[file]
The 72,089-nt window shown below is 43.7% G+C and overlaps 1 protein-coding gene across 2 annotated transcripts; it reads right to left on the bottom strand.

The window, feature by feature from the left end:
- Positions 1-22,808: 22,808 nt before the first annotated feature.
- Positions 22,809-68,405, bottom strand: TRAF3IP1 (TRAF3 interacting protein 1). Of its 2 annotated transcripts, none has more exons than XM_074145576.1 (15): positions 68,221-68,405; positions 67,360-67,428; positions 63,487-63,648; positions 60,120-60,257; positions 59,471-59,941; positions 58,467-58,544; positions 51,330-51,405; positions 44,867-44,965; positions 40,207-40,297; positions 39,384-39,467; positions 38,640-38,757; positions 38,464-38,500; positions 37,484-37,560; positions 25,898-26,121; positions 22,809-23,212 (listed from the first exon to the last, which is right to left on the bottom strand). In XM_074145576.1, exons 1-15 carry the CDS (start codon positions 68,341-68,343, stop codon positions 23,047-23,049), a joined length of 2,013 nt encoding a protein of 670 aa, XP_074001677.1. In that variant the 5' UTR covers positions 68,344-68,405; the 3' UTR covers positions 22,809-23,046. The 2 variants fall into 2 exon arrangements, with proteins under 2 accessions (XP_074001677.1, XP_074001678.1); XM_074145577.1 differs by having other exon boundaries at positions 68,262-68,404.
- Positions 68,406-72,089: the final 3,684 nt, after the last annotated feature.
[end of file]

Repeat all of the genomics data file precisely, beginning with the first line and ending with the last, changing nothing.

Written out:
The 72,089-nt window shown below is 43.7% G+C and overlaps 1 protein-coding gene across 2 annotated transcripts; it reads right to left on the bottom strand.

The window, feature by feature from the left end:
- Positions 1-22,808: 22,808 nt before the first annotated feature.
- Positions 22,809-68,405, bottom strand: TRAF3IP1 (TRAF3 interacting protein 1). Of its 2 annotated transcripts, none has more exons than XM_074145576.1 (15): positions 68,221-68,405; positions 67,360-67,428; positions 63,487-63,648; positions 60,120-60,257; positions 59,471-59,941; positions 58,467-58,544; positions 51,330-51,405; positions 44,867-44,965; positions 40,207-40,297; positions 39,384-39,467; positions 38,640-38,757; positions 38,464-38,500; positions 37,484-37,560; positions 25,898-26,121; positions 22,809-23,212 (listed from the first exon to the last, which is right to left on the bottom strand). In XM_074145576.1, exons 1-15 carry the CDS (start codon positions 68,341-68,343, stop codon positions 23,047-23,049), a joined length of 2,013 nt encoding a protein of 670 aa, XP_074001677.1. In that variant the 5' UTR covers positions 68,344-68,405; the 3' UTR covers positions 22,809-23,046. The 2 variants fall into 2 exon arrangements, with proteins under 2 accessions (XP_074001677.1, XP_074001678.1); XM_074145577.1 differs by having other exon boundaries at positions 68,262-68,404.
- Positions 68,406-72,089: the final 3,684 nt, after the last annotated feature.